Influence of dominance on the development of play fighting in pairs of male Syrian golden hamsters (Mesocricetus auratus)

In the highly social rat, male juvenile and adult subordinates initiate more playful contacts with dominant pairmates than vice versa. This study examined the effect of dominance on playful contacts in the relatively asocial golden hamster. Pairs of male hamsters were reared together from weaning, and their play was filmed in the juvenile (28?36 days) and the young adult (60?70 days) stages of development. By the adult stage, it became clear that one pairmate was dominant over the other. The dominant pairmate launched all aggressive attacks (i. e., bites to the lower flanks and rump), and the subordinate pairmate performed all the submissive gesturing (e. g., tail up submissive posture). Playful contact, which in this species involves gentle nibbling of the posterior cheeks, was more frequently launched by the dominant than by the subordinate. This was not only true at the adult stage, but also at the juvenile stage, before dominance?subordination relationships were sharply polarized. Therefore, it would appear that in the relatively asocial hamster, the subordinates tend to avoid playful contact with dominants. This is markedly different to rats, where the subordinates actively seek out and engage dominants in play. This contrast further supports our hypothesis that subordinate male rats use play as a means of maintaining familiarity with dominants. © 1993 Wiley?Liss, Inc. Copyright © 1993 Wiley?Liss, Inc., A Wiley Company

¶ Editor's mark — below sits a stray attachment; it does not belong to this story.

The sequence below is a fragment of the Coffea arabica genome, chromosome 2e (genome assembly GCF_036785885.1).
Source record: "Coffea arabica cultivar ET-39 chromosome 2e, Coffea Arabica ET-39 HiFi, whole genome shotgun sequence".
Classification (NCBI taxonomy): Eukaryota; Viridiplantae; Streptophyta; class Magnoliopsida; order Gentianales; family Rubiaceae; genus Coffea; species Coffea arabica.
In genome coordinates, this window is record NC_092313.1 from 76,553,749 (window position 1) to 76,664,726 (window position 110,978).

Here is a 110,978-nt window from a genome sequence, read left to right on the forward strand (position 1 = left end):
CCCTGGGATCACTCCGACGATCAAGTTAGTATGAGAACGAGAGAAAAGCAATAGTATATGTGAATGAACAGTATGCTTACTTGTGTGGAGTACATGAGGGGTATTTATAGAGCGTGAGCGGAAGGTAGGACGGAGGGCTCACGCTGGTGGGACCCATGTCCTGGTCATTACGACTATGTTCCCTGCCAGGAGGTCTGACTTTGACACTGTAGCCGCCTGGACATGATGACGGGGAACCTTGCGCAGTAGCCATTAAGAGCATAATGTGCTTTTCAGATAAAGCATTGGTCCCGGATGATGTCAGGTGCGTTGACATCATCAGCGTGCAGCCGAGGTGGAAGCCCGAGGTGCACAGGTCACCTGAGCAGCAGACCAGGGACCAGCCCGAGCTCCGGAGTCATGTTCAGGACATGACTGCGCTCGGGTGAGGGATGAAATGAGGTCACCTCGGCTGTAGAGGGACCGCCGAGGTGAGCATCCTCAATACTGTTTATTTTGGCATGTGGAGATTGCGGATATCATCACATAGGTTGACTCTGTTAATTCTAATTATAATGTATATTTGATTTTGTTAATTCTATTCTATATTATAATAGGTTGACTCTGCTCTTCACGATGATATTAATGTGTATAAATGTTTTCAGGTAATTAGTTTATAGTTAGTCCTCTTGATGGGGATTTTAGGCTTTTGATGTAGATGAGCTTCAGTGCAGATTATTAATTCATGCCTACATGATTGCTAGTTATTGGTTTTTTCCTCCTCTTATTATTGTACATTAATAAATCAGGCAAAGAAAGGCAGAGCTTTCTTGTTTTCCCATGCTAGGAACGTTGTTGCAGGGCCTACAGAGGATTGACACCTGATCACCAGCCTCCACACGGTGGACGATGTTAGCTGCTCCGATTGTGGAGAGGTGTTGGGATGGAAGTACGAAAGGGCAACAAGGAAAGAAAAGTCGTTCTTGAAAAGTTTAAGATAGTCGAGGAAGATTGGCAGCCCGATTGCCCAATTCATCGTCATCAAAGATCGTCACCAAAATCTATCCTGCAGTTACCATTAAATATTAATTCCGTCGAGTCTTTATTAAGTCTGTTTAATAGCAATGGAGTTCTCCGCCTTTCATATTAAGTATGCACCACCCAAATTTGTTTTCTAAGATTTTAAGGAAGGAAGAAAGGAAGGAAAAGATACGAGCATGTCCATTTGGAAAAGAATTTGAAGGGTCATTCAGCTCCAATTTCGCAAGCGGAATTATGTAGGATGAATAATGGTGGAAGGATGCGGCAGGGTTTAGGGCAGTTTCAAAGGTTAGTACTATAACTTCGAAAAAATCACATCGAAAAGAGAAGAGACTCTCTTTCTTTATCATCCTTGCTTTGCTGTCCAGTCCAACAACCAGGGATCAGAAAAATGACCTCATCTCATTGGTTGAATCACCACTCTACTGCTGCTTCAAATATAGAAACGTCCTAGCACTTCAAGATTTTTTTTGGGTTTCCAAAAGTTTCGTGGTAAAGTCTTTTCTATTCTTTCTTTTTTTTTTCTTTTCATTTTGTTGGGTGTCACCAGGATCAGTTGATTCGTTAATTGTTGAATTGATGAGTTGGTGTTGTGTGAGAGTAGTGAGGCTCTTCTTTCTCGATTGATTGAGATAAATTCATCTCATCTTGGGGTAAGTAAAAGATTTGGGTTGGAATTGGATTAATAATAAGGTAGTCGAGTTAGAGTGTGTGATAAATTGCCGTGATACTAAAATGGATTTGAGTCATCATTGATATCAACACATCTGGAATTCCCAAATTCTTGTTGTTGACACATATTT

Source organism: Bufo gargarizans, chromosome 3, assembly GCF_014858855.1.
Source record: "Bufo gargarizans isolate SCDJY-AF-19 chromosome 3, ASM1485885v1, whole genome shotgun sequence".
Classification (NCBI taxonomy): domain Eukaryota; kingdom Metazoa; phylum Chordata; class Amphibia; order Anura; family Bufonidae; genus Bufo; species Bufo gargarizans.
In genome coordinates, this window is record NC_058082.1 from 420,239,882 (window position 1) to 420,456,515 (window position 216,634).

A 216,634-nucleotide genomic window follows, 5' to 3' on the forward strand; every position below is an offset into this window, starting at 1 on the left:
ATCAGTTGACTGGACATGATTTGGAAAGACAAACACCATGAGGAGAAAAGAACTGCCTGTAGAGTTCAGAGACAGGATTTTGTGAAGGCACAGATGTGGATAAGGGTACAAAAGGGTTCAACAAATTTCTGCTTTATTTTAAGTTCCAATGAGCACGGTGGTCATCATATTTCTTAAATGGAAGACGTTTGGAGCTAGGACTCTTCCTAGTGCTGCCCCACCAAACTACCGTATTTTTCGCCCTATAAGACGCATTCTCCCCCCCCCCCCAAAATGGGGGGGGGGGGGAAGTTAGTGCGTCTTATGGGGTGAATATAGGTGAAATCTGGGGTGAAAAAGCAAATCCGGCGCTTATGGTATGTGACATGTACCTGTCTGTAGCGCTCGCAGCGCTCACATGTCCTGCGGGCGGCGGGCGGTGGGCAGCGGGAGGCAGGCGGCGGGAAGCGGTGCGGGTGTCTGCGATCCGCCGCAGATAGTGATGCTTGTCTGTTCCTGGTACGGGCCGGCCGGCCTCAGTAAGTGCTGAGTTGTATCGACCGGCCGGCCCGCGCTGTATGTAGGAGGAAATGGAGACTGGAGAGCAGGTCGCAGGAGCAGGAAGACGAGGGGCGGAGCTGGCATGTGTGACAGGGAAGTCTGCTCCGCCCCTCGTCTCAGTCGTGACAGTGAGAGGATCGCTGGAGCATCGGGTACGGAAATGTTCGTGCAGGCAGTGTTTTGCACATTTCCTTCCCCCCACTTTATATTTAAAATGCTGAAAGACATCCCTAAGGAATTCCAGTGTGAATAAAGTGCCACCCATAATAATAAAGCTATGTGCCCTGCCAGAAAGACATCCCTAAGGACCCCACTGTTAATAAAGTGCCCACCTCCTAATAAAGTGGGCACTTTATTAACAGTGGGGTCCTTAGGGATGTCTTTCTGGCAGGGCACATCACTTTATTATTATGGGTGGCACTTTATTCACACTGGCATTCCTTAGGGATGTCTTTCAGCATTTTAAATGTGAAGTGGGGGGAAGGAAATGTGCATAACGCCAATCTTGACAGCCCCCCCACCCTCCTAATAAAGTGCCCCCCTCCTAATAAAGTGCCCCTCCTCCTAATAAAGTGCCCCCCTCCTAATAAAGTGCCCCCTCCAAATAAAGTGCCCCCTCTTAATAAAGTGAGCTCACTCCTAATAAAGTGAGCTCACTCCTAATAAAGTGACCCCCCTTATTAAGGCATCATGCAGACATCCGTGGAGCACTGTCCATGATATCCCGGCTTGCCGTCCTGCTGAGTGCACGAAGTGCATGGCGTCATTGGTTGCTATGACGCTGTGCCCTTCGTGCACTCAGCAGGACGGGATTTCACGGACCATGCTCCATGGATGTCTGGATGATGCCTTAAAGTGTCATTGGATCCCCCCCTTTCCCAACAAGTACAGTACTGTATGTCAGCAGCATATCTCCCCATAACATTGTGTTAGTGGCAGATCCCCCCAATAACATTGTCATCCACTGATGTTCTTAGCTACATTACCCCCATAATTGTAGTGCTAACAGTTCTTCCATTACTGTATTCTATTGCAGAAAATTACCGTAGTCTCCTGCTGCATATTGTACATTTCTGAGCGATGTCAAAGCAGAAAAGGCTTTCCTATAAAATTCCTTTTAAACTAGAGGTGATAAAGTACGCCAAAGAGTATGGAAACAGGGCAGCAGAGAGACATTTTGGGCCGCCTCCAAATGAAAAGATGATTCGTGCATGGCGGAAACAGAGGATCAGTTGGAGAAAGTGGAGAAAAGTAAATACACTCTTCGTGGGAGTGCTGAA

In the highly social rat, male juvenile and adult subordinates initiate more playful contacts with dominant pairmates than vice versa. This study examined the effect of dominance on playful contacts in the relatively asocial golden hamster. Pairs of male hamsters were reared together from weaning, and their play was filmed in the juvenile (28?36 days) and the young adult (60?70 days) stages of development. By the adult stage, it became clear that one pairmate was dominant over the other. The dominant pairmate launched all aggressive attacks (i. e., bites to the lower flanks and rump), and the subordinate pairmate performed all the submissive gesturing (e. g., tail up submissive posture). Playful contact, which in this species involves gentle nibbling of the posterior cheeks, was more frequently launched by the dominant than by the subordinate. This was not only true at the adult stage, but also at the juvenile stage, before dominance?subordination relationships were sharply polarized. Therefore, it would appear that in the relatively asocial hamster, the subordinates tend to avoid playful contact with dominants. This is markedly different to rats, where the subordinates actively seek out and engage dominants in play. This contrast further supports our hypothesis that subordinate male rats use play as a means of maintaining familiarity with dominants. © 1993 Wiley?Liss, Inc. Copyright © 1993 Wiley?Liss, Inc., A Wiley Company

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